In addition to its waterfalls, California has other attractions to keep you busy taking photos or admiring the scenery. I’ve singled out some of the features that you’re bound to see upon a visit to the Golden State. Read below to get a brief introduction to these features.
Big Sur: Gracing the central coast of California, it is where you can see the ocean meeting the sky. Traversed by Highway 1, one of the most beautiful drives in the country, you'll see miles of sea cliffs, romantic getaway spots, and even sea lions. So enchanted we were by this slice of our home state that we almost made this place the site of our wedding.
Death Valley: As ominous as the name sounds, come during autumn, winter, or spring and let the subtle beauty of this forbidding place take hold of you. You'll find salt flats, natural arches, sand dunes, canyons, and even history here.
On top of that, the park contains the lowest spot in the lower 48 states at Badwater juxtaposed with the 13,000ft Telescope Peak. There are even mysterious moving rocks at the Racetrack Playa, an ancient lake bed now riddled with hexagonal cracks.
Sequoia Trees: Groves of sequoia trees (redwoods) are found in both Sequoia National Park and Sequoia National Forest. These organisms are amongst the largest on earth and many of them over two thousand years old. Only Bristlecone Pine Trees in the Eastern Sierras are older.
To truly appreciate the size and magnitude of these trees, you've got to see them in person. You may end up with a stiff neck after tilting your head way up to see high these trees can grow.
Moro Rock (Sequoia National Park): Not to be confused with the Moro Rock in San Luis Obispo just south of Big Sur, this monolith towers conspicuously over the foothills around the Kaweah River. You can see it throughout much of the drive along the curvaceous Generals Highway between Three Rivers and the Giant Forest.
On the way to Crescent Meadow, look for a large car park behind the back side of this rock. From there, you can take a short 1/4-mile trail up granite steps to the summit. Just about anyone willing to do the natural stairmaster session can get to the top.
Kings Canyon: Believe it or not, this canyon is technically deeper than the Grand Canyon. Cutting between the 12,000ft peaks surrounding the canyon is the Kings River. John Muir called it a rival to Yosemite Valley though I'm not so sure about that comparison. Still, you'll find a far quieter experience than the famous valley to the north if you're looking for an alternative.
San Fransisco: I'm normally not too thrilled about cities, but I have to admit that this city has a certain charm to it that I can't put my finger on. Could it be bustling Fisherman's Wharf? Ghiradeli Square? The iconic high rises? Or the Golden Gate Bridge? Perhaps a getaway to the charming little bayside town of Sausalito captured my imagination. Regardless of what it is about this city, sometimes one needs to experience both the city as well nature for a well-rounded perspective.
The Needles (Sequoia National Forest): Although this section of wilderness doesn't quite get the same notoriety as its national park counterpart, there are some things that are every bit as memorable as what you'd find in the national park. For example, the Needles is one such attraction. Posing quite a challenge for rock climbers, you can see these interesting rocks throughout the Lloyds Meadow Road. I find the shape so unusual that I have a hard time taking my eyes off this attraction each time I come here.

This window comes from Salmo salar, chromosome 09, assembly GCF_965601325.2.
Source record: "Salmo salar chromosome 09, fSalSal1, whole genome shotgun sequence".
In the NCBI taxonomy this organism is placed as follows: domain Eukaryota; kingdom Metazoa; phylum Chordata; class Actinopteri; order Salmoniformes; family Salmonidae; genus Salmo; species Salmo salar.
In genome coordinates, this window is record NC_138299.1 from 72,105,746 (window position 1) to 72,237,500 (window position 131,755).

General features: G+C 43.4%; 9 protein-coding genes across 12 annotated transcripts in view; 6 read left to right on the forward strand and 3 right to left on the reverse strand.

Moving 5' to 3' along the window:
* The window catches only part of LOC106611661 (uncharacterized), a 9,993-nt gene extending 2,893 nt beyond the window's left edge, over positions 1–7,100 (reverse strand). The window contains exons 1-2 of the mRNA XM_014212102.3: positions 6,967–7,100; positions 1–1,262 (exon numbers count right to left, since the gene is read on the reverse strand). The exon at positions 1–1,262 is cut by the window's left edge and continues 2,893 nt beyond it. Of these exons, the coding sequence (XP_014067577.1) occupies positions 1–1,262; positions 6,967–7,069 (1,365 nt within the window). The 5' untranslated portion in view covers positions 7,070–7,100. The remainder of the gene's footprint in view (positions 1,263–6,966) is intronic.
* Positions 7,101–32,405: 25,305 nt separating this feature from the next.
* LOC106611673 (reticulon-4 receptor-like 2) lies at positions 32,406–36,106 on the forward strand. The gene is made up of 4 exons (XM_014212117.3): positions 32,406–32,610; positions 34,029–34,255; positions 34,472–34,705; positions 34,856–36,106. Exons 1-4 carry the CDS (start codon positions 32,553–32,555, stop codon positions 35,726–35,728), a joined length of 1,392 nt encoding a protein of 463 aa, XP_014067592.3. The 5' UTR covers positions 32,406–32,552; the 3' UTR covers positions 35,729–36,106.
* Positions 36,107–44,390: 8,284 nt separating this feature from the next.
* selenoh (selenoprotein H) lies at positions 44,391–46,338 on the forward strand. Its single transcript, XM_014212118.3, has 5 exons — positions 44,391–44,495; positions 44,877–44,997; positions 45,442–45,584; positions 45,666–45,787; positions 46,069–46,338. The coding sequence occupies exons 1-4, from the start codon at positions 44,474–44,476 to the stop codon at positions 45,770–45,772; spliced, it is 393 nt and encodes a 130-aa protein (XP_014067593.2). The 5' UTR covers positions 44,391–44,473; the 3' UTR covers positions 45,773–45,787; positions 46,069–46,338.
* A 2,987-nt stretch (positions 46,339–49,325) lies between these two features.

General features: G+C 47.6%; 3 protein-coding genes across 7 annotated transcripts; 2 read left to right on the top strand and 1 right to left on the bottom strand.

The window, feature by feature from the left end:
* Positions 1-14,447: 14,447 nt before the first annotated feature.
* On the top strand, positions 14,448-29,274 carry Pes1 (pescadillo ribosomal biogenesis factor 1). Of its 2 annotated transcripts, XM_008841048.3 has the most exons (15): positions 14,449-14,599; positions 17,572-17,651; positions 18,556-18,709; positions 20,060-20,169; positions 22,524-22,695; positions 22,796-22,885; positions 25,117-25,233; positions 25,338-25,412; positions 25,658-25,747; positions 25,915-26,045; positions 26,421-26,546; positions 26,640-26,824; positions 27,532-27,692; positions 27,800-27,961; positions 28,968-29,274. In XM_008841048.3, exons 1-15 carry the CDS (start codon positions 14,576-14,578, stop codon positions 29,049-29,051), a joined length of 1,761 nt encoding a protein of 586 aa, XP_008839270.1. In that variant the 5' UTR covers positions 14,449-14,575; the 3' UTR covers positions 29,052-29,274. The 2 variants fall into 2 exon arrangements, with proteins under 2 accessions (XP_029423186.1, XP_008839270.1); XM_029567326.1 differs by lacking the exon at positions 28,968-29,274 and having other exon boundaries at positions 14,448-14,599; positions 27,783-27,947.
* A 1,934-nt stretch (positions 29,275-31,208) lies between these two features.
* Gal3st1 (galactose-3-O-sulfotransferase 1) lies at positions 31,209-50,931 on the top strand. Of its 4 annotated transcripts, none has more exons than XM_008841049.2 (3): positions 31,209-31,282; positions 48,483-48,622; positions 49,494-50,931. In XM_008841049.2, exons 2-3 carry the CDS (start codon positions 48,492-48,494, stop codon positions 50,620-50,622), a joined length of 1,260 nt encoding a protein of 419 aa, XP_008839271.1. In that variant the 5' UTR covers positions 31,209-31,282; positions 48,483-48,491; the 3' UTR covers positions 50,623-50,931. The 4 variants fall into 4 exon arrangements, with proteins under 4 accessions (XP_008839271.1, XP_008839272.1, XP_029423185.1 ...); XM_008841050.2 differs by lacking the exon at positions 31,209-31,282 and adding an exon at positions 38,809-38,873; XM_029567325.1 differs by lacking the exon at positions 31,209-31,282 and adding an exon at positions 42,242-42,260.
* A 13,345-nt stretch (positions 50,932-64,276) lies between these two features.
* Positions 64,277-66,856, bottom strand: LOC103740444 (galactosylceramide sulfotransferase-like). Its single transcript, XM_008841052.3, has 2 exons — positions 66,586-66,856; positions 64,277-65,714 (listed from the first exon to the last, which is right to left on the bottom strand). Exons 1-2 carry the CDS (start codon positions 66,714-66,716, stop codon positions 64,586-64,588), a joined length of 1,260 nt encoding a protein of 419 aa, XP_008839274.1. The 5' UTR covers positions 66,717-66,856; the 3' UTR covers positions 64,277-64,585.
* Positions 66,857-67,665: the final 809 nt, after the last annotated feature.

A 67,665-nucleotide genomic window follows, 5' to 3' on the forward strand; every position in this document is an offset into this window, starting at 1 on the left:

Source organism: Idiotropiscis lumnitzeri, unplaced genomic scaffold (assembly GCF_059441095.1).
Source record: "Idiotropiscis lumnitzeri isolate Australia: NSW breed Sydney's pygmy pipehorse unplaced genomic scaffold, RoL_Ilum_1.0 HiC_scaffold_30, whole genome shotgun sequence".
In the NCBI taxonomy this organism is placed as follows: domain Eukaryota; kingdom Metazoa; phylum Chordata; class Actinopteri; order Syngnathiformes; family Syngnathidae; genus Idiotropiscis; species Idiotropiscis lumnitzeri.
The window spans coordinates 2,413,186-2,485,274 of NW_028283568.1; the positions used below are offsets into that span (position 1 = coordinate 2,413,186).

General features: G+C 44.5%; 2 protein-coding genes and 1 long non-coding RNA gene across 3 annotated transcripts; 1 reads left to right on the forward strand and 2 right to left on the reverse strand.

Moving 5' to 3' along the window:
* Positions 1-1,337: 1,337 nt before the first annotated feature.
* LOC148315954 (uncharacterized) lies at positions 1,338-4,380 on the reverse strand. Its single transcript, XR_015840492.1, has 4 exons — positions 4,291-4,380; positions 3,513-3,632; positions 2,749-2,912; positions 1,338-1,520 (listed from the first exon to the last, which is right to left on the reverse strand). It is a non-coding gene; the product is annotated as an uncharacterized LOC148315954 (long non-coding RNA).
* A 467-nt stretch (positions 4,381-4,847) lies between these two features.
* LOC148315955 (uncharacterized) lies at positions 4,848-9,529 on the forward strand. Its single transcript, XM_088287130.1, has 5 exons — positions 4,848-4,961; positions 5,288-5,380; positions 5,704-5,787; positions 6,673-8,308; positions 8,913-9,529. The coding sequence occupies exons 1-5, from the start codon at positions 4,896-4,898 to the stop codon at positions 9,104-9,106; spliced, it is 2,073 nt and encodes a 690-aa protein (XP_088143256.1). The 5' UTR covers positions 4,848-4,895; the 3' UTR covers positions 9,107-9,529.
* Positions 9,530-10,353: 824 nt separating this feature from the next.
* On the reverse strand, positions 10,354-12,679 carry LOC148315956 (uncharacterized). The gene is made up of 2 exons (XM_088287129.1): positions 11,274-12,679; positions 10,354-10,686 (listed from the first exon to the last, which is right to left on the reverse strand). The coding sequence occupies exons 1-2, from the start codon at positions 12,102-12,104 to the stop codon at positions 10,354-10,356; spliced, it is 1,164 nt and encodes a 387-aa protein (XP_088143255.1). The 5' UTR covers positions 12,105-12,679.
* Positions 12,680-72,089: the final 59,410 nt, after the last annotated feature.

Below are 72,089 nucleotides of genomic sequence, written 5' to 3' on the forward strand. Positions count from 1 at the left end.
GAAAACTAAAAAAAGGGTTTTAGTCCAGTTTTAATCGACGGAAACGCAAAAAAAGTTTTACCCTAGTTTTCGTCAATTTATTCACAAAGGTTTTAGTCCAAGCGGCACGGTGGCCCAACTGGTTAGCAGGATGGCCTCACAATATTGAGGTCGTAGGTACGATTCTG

Mono Lake: This high salinity lake was once in danger of disappearing when the city of Los Angeles diverted much of the water that fed the lake. Now that the lake is once again protected, you'll find unusual wildlife that have adapted to this unique ecosystem. You'll also find strange white formations called tufas which line the southern areas of the giant lake. Visitors to Lee Vining, Yosemite's Tioga Pass, or Mammoth Lakes can easily see this attraction in a short side trip.
Caves: A little-known fact about the mountains within Sequoia and Kings Canyon National Parks as well as their surrounded National Forests is that they contain one of the most extensive cave systems in the country. It may be no coincidence that California black bears can be found here as sometimes they would use them as dens. A couple of the publicly accessible caves are Boyden Cavern on the Kings Canyon Highway and Crystal Cave on the Generals Highway near the Giant Forest. Both feature the usual stalactites and stalagmites and have colorful lighting.
Devils Postpile: This strange formation found near the San Joaquin River between Minaret Falls and Rainbow Falls consists of nearly perfect hexagonal columns. There's so much order in this structure that it's hard to believe Mother Nature did it and not people. This is really evident if you manage to make it to the top of the postpile where you can see hexagonal "tiles."
Ancient Bristlecone Pine Trees: These are believed to be the oldest living organisms on earth! Perhaps what's more amazing is that groves of these hardy and ancient survivors can be found roughly 30-45 minutes from the Eastern Sierra town of Big Pine.
A buddy of mine and I visited these strangely fiery-looking trees on the way home from a backpacking trip (albeit a failed one), and even though we went on a hike looking for the unlabeled Methuselah Tree (said to be the oldest of the ancient bristlecone pines), we could easily envision taking our families out here to see other groves to experience more of this intriguing place.
Maybe next time, we'll spend time checking out the Patriarch Grove where it's said that the largest living bristlecone pine tree resides. It's places like this that really remind you how resilient and diverse life on this planet can be when allowed to thrive.
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